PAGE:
I was a keen Jetex flyer back in the early 1950's and the first model I remember building (with the help of my father, about 1948) was the Jetex kit 'Flying Saucer'.
My favorite model was the KK Skyjet 50 and about 5 years ago I built a twice size version with 3 channel R/C and an EDF. The fuselage was altered to take the gear and let the fan breath, and it flew amazingly well, as did one a friend copied. It also achieved the nostalgia of my early Skyjets without losing them !
Last year I started looking at jetex again, and thought that what I really wanted was an electric unit that would fit in existing designs without major alterations and make them look like jetex models, only with R/C hidden inside them. After much scribbling on scrap paper, followed by much bench testing (some to destruction) I came up with what I call 'X-jets'.
The 200 unit is identical in size to original, the 100 slightly bigger, both are lighter and give more thrust. The Skyleada Vulcan 100 is awaiting test flying, the part built Opel is a design by Walt Musiciano for 100 from AM Annual 1951.
Hope some of this may be of interest to you.
The following user(s) said Thank You: rogersimmonds
My EDF unit weighed in at a hefty 8g in total, once I added a front venturi lip and reduced rear cone to 85% to pick up the eflux. Not bad for my girst ever home made 3D printed EDF unit though.
Before the tail pipe - I got the following results:
Weight: 6 grams
Static Thrust: 26g
Amp draw: 2.9A on 2S lipo
I am now building a DH108 Swallow designed by Steve Bage for it and am hoping to have a nice indoor flyer (but I'll test it outdoors in long grass first! ).
The following user(s) said Thank You: rogersimmonds
The estimable John Emmet has provided details of, and the thinking behind, the impressive EDF unit we saw powering his Jetex 'Flying Wing' at Old Warden last year:
John's 'Power Egg' has an outside diameter of 35mm and a weight and thrust equivalent to the old Jetex 100.
John wanted his homemade unit to be both efficient and cheap, as (for most of us!) cost is a consideration, and it had to be low enough to make free flight loss acceptable. This was quite a challenge, and the motor and the fan, in particular, were items where John needed to be creative in his sourcing.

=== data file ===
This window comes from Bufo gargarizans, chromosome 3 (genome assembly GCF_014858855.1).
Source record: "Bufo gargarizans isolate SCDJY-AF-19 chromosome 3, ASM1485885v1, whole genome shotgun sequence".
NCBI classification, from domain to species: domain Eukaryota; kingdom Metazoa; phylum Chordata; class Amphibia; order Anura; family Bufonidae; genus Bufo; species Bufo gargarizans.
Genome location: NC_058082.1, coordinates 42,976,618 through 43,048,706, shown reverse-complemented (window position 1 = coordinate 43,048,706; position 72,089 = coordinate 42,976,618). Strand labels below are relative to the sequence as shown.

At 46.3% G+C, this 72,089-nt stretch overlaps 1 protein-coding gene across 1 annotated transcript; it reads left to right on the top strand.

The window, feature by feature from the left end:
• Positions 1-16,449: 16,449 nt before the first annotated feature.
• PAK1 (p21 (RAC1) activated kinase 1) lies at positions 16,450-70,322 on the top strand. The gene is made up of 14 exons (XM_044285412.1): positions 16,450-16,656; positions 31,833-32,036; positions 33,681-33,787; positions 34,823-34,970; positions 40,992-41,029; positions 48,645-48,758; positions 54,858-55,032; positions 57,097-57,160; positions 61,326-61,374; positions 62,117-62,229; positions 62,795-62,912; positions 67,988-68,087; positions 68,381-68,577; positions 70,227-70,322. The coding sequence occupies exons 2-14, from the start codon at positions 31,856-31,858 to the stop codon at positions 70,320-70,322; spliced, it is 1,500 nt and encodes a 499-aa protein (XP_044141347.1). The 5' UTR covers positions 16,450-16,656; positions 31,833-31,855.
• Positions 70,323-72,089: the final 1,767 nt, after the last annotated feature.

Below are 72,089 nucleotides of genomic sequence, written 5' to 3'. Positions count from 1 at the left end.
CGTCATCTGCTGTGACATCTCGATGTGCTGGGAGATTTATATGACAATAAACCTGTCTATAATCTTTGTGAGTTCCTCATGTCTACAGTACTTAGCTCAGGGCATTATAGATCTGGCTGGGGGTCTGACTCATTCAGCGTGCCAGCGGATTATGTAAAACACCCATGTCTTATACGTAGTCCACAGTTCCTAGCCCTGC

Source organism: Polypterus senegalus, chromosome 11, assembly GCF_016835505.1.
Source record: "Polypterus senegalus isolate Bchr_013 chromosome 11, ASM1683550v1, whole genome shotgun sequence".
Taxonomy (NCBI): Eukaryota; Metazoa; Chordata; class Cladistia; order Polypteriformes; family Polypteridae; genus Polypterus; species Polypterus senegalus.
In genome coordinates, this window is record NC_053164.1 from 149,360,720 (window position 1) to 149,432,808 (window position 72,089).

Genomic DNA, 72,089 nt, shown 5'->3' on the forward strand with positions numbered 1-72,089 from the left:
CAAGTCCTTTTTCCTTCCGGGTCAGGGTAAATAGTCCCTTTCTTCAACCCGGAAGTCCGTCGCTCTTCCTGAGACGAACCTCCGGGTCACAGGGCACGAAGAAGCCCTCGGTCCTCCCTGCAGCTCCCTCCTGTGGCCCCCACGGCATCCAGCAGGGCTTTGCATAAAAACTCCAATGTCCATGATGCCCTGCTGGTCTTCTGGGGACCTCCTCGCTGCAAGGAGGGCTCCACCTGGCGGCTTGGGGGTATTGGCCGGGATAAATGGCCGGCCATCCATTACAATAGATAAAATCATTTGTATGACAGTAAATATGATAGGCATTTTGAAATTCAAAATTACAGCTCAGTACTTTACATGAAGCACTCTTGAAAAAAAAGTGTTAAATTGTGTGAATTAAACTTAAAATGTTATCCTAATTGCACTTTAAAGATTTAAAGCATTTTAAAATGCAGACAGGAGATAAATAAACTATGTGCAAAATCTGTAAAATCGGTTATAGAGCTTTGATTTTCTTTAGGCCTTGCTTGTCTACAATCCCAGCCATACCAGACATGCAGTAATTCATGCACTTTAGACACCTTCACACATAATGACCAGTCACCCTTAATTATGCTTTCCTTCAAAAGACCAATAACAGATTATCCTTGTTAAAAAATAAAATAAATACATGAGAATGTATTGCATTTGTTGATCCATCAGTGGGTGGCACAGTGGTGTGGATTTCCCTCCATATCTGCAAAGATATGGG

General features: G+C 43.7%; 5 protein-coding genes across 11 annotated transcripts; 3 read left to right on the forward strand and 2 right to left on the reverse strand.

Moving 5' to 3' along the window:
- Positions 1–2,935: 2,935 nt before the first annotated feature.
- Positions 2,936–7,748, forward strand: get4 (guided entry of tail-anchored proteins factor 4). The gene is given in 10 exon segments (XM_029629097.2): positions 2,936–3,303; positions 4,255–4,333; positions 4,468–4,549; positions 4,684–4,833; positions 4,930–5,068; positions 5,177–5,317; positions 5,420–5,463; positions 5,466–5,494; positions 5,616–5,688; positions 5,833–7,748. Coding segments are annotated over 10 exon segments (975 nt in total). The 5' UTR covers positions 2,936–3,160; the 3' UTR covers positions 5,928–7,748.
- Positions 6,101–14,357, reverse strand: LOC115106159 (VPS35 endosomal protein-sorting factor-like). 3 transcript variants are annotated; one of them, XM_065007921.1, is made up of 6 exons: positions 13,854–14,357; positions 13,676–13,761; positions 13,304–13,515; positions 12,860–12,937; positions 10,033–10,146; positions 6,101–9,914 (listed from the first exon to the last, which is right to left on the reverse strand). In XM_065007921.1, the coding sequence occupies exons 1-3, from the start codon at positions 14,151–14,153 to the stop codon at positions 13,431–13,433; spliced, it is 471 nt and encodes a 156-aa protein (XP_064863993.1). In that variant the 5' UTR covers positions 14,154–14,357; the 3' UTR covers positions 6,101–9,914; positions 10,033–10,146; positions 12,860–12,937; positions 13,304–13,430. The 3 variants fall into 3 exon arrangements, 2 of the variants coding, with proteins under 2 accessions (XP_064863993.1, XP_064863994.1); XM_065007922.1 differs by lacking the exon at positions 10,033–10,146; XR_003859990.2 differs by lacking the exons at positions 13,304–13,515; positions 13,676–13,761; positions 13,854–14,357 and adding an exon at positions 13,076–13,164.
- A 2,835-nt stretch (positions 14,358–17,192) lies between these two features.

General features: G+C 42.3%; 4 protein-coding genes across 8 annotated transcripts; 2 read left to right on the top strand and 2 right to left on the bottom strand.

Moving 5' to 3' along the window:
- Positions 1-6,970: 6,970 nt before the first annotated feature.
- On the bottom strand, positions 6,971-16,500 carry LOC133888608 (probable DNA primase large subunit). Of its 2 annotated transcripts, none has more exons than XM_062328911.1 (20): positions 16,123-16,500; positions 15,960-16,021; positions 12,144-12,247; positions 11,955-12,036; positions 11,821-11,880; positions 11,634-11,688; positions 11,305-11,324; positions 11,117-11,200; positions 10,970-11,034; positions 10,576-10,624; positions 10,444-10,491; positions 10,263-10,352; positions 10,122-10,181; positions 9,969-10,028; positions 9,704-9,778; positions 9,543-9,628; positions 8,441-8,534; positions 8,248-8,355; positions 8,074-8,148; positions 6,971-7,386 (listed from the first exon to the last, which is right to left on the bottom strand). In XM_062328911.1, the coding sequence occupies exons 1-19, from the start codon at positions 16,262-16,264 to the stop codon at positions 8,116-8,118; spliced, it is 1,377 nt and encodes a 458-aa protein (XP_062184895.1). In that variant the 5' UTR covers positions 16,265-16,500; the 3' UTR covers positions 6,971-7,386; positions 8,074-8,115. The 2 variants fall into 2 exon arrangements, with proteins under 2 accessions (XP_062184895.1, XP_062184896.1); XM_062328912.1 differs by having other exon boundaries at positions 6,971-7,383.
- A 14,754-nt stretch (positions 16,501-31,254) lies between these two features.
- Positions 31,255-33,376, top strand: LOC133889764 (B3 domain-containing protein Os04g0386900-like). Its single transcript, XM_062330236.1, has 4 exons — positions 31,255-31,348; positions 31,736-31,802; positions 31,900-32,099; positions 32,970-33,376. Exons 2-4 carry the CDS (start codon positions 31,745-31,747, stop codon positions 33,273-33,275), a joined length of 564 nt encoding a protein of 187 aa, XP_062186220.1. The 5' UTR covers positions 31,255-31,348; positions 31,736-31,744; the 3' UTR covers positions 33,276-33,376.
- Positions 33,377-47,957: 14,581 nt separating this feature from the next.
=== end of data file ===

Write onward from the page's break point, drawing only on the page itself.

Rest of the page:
All Jetex motors have a thrust somewhere between the unloaded weight and the loaded weight of motor (except for the 50R ‘rocket’ motor which traded duration against a higher thrust). The loaded weight of a Jetex 100 motor was 28g, so a thrust of 270- 300mN for the Power Egg was aimed for.
300mN thrust requires about 20 watts; if the necessary volts and amps are supplied by a Li-Po battery weighing 10g, this leaves a reasonable 20g for the motor, casing and ESC control
The motor has to run at very high RPM for inlet/efflux velocities upwards of 20 metres/sec. A 2 cm pitch fan needs to run at 60,000+RPM to provide this, achievable if the fan is well balanced, but 60,000 rpm is not compatible with a long motor life!
I.C. coreless brushed motors handling 6-10 watts in a 8.5mm diameter have been used in quadcopters for some years now, typically as spares for the Hubsan 107C.
Though this is somewhat short of the 20 watts required, at under a couple of pounds each, they are well worth a try.
These motors have no thrust bearing, so, to give the motor an easier time, recent developments have focussed on tractor (as opposed to pusher) installations.
35mm diameter four bladed fans are available as spares for the 'Warlark 80' Quadcopter. These can be cut down to the 32.5mm diameter needed to suit the 35mm outer diameter 0.5mm thick clear plastic packaging tube used as the mounting shell.
The Power source.
The important factor here is the discharge current not the capacity; the power source needs to conveniently provide several 15 second runs without recharging. Surplus 'Parkzone' Li-Po cells of 130-200mAh are available at for one to two pounds each.
Perhaps uniquely in model circles, a timed run of even 30 seconds will only exhaust such a cell 10% or so. This means that 10-20 flights will be possible before recharging is necessary. The 1.25mm R/C connector is retained for charging and provide power. For; for free flight, direct connection to the timer is used. This has no significant current leakage, and so no switch is required. Removing superfluous leads, connectors and switches saves weight, and, happily, power loss.
The Motor Mount.
The mounting clip was an essential part of the Jetex motor, insulating the model structure from high temperatures and allowing for safe motor breakaway [!] in heavy landings. With the necessary screws and hardwood motor bearer, the clip constituted about 10% of the total weight. The Power Egg's clip is a 90-degree piece of the same plastic tube secured with reusable sticky pads. As an EDF has a constant mass, moving it fore and aft in the clip enables centre of gravity adjustments.
The circuit of the simplest timer controller is shown below:
This is really good stuff, and I look forward to further developments from John. Even I might give it a go! One point: John writes, "I hope someone can come up with a better name than 'Power Egg'!